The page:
The Non Linear Narrative master programme at the Royal Academy of Art (KABK) merges investigative methods of journalism and forensics with processing technologies of computer science and visual arts into a contemporary, progressive design approach: the non-linear storytelling. It takes the entanglement of relations in the global information society as a starting point, in order to identify and interrogate complex socio-political issues and communicate them to a broad audience.

The programme repositions the graphic design discipline in the changing professional landscape and extends it with new responsibilities towards society. This year’s graduation show presents under the title Please Elaborate, the final projects of 12 young and emerging designers. To elaborate means ( ) to interpret, to experiment, to comment, to expand, to develop, to work out, to compare, to amplify, to improve, to enlarge, to complicate, to specify…

Spanning a range of media, exhibition formats and disciplines, the show pieces cover a multitude of subjects in order to unravel and demonstrate their complexities. As such, Please Elaborate is not only the title of the exhibition, but also the question the recent graduates often asked themselves in the process of making their works. In doing so, they responded with thoughtful and engaging comments to contemporary issues of gender equality, post-truth politics, sound pollution, global warming and neurodiversity. If you aren’t able to see the show in person, the exhibition will be also translated into a digital experience on this website and a series of video interviews. Stay tuned via nln.kabk.nl

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the online exhibition (?)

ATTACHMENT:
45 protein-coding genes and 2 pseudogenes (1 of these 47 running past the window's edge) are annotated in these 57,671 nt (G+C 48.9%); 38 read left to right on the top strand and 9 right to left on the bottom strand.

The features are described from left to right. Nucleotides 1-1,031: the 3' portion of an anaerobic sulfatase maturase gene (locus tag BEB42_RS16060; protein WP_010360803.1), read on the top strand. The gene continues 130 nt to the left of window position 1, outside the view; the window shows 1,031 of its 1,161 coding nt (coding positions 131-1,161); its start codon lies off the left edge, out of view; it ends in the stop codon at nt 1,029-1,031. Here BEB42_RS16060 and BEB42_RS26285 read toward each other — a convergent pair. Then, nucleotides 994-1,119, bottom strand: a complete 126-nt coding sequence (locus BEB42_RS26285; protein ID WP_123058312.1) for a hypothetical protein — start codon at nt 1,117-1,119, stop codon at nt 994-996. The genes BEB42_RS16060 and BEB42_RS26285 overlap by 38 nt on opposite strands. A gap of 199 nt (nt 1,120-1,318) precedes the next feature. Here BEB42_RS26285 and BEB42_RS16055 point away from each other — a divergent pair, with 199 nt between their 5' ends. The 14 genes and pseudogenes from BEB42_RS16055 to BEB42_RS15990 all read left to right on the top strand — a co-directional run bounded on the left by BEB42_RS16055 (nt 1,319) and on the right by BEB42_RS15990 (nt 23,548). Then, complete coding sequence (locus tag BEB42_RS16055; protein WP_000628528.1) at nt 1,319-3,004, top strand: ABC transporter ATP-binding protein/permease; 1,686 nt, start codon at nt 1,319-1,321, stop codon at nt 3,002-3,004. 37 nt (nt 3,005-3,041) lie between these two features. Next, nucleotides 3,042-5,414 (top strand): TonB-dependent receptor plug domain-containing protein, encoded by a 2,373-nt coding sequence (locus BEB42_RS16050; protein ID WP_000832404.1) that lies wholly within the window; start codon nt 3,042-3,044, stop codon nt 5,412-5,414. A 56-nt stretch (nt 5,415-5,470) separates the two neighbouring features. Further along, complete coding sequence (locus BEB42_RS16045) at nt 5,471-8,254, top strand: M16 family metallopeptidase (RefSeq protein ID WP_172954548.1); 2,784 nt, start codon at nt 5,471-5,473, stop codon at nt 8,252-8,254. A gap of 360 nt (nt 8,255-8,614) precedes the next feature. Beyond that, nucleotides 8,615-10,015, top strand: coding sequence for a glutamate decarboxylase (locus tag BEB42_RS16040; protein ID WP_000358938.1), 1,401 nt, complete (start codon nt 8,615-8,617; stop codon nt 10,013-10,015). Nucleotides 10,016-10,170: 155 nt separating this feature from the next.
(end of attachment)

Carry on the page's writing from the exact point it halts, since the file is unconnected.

Niels Otterman (?)
To Stim
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Niels Otterman - To Stim
Can we enlarge current discussions in order to include other-than-neurotypical perspectives?
(To Stim) is an exploration on the distinction between intentional and unintentional movements as well as their social restrictions. Since Niels was young he has been making stimulating repetitive movements – stimming– to manage emotional response, such as joy or anger or as a self-protective reaction to sound and light overexposure. These movements vary from rocking the body, fluttering the hands, to making oral noises without any purpose of communication. If Otterman was to make these movements in public, people would react in a dismissive, uncomfortable or distant manner. Through this project he draws a differentiation between physical freedom of movement and social freedom of movement. The fact that he can only stim at my place, is the result of a lack of social freedom of movement. Investigating the boundary between intentional and unintentional movements, the work examines the limits of humanity and the uncanny.
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